Wednesday, September 16, 2020

Oshawa Wrestling History: Whip and Togo set Oshawa on fire

 June 23 1953

 'Used to be a time when people were happy to see three good fights. I remember three shows 
at the old Oshawa Arena where Whipper Billy Watson and The Great Togo brought 
in 10,000 people and boy was it hot in there...you couldn't breathe'
Pat Milosh 1985 reflecting on Oshawa wrestling history 

 In the summer of 1953 Whipper Watson & Great Togo start a feud that revitalizes the Oshawa wrestling scene. The two would set attendance records helping to make it the most successful season in the towns rich wrestling history. The first bout set it on fire. The feud - not the arena. In fact the Oshawa Arena did burn down that season, right before the last card of the year a few months later. The feud may have had something to do with it.


 Whipper was well into his long tenure as the British Empire champion while Togo had previously starred at MLG and would often perform pre-bout exhibitions of strength, breaking bricks and planks with his bare hands.

 The first bout would set the tone with the usually (though not always) rule-abiding Whipper going berserk and attacking Togo with a chair. This was after the two had upset the announcers table and brawled into the first rows of the crowd. The chair shot would open a huge cut on Togo's head that would later require stitches and it sets off a mini-riot. Amid the chaos the police, ushers, and even young promoter Pat Milosh battle to separate the two and to keep the fans away from Togo.

 The following week saw Togo matched with Timothy Geohagen whom he dispatched quite easily and sent Geohagen in for medical attention. That card drew 2,500. A week later the re-match for Whipper-Togo II would have the eager fans lined up outside. 3,000 of them, a new record. The previous reported high had just been set earlier that month when Gorgeous George's visit drew 2,750 fans to see him take on local favorite Pat Flanagan.

 Average attendance in those years was 500-1,300 a week with occasional spikes. It started picking up in 1952 and by the 1953 season 21 cards drew 40-50,000 fans. Don Leo Jonathon, Bobo Brazil, and a hot tag scene including Canadian champs Plummer & Raines and the Lords, Layton & Blears would help fill up the seats.

 Whipper and Togo would end their second bout much like the first one, with the fans on the verge of rioting. Whipper is disqualified after slugging ref Bert 'The Little Flower of Uxbridge' Maxwell and doesn't take the loss well. Either do the fans. This time Milosh had extra police in place and they, along with the ushers, Milosh, Bobo, and Geohagen, would get it under control.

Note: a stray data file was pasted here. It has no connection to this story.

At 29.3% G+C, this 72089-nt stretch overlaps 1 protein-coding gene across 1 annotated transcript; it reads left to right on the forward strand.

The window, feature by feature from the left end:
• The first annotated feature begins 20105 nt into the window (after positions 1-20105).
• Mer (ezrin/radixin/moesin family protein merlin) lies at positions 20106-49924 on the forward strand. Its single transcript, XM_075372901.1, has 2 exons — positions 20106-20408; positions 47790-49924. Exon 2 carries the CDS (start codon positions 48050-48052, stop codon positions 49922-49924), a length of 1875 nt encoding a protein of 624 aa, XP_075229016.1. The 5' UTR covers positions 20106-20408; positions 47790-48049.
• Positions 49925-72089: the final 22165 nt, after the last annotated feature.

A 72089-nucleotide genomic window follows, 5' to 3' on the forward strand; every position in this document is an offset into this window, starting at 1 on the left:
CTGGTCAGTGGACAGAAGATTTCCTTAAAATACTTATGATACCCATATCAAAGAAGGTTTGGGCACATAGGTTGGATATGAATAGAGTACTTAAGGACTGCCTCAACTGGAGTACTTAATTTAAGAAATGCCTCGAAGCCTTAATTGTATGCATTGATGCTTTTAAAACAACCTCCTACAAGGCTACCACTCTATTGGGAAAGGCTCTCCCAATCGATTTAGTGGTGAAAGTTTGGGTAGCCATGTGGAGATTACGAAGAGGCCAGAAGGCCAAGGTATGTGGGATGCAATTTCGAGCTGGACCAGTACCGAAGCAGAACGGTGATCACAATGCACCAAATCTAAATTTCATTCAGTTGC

A lighter moment Milosh (l) with Togo and Milosh friend
 For the third bout 'This Time It'll Be Murder: The Whipper Seeks Revenge' a week later they would again break the attendance record, somehow cramming 3,300 fans into the Arena. That would hold until 1956 when 4,600 packed the outdoor Kinsmen for Hardboiled Haggerty vs Yukon Eric. And that one wouldn't be broken until the WWF years in 1985 with 5,000 at the Civic to see Andre, Bravo, Hart/Neidhart, and Randy Savage.
Milosh gets into the action

 Special referee Geohagen was assigned and the OAC (Ontario Athletic Commission) Commissioner Merv McKenzie was in attendance surely to monitor the proceedings. After a rough bout with each taking a fall they took the fight outside the ring where it ended, the winner unclear but the fans happy.

 The red hot Togo would tear it up all over the circuit with mains in many of the towns. A battle in Niagara Falls vs Ilio DiPaolo ended with the fans tossing chairs and the police again having to separate the wrestlers and keep the peace. In Oshawa in the coming weeks he would face Geohagen again and then Don Leo Jonathon in a wild battle that had both on the arena floor fighting up the aisle as they were counted out. Togo pictured in the paper the next day with another huge cut in his head. Milosh would run another Watson-Togo series at the end of the summer with a high of 3,000 in attendance.

 The season had been one of the hottest since the first pro card in Oshawa in 1929. So it was somehow fitting that on the morning of the last card of the season, the Oshawa Arena burned to the ground. Promoter Milosh would be relegated to start the 1954 season at the Bowmanville Arena just east of Oshawa, before moving the cards to the Kinsmen baseball stadium directly adjacent to the old Arena.


 Togo would return again that year too, soon with brother Tosh in tow. They would team up vs Whipper & Flanagan and despite the rain on many of the outdoor nights draw well again (1500+). The Togos would go on to have a good run on the main circuit in Ontario holding the tag titles and facing all sorts of teams including the rough Lisowski's and the strength of Claybourne & Lindsay.

-AC

Below recap from the Oshawa Daily Times using the main photo above.